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Global Volcanism Program | Image GVP-07852

Volcán Tolimán (center) towers above the south shore of scenic Lake Atitlán. Tolimán and the adjacent Atitlán (upper left) were constructed within the Pleistocene Atitlán III caldera, near its inferred southern margin. In contrast to the tephra-covered surface of Volcán Atitlán, the surface of Tolimán is dominated by thick lava flows. The recent eruptions of Tolimán were primarily effusive eruptions from flank vents. The resulting lava flows extend into the lake and produce the irregular shoreline. Photo by Bill Rose, 1972 (Michigan Technological University).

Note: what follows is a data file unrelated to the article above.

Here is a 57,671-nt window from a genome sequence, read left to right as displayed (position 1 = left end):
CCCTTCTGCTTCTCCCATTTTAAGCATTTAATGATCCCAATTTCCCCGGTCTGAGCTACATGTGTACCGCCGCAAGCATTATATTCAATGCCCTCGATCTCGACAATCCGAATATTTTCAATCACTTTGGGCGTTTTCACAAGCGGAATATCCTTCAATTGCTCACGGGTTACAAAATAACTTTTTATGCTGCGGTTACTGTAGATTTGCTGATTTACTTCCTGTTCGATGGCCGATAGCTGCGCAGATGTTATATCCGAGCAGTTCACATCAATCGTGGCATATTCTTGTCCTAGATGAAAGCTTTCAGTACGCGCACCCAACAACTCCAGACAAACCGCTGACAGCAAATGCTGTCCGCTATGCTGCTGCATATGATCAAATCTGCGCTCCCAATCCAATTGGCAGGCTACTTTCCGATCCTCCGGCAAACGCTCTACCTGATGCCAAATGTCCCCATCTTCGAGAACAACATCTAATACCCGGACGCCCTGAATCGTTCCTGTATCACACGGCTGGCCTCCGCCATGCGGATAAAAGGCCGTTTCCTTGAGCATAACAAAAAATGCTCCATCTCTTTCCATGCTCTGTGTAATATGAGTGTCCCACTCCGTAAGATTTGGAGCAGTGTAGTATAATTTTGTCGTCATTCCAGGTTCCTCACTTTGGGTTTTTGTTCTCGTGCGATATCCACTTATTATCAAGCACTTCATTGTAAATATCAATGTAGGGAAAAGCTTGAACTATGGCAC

Volcán Tolimán (center) towers above the south shore of scenic Lake Atitlán. Tolimán and the adjacent Atitlán (upper left) were constructed within the Pleistocene Atitlán III caldera, near its inferred southern margin. In contrast to the tephra-covered surface of Volcán Atitlán, the surface of Tolimán is dominated by thick lava flows. The recent eruptions of Tolimán were primarily effusive eruptions from flank vents. The resulting lava flows extend into the lake and produce the irregular shoreline.

Photo by Bill Rose, 1972 (Michigan Technological University).

Keywords: caldera | stratovolcano


Atitlán

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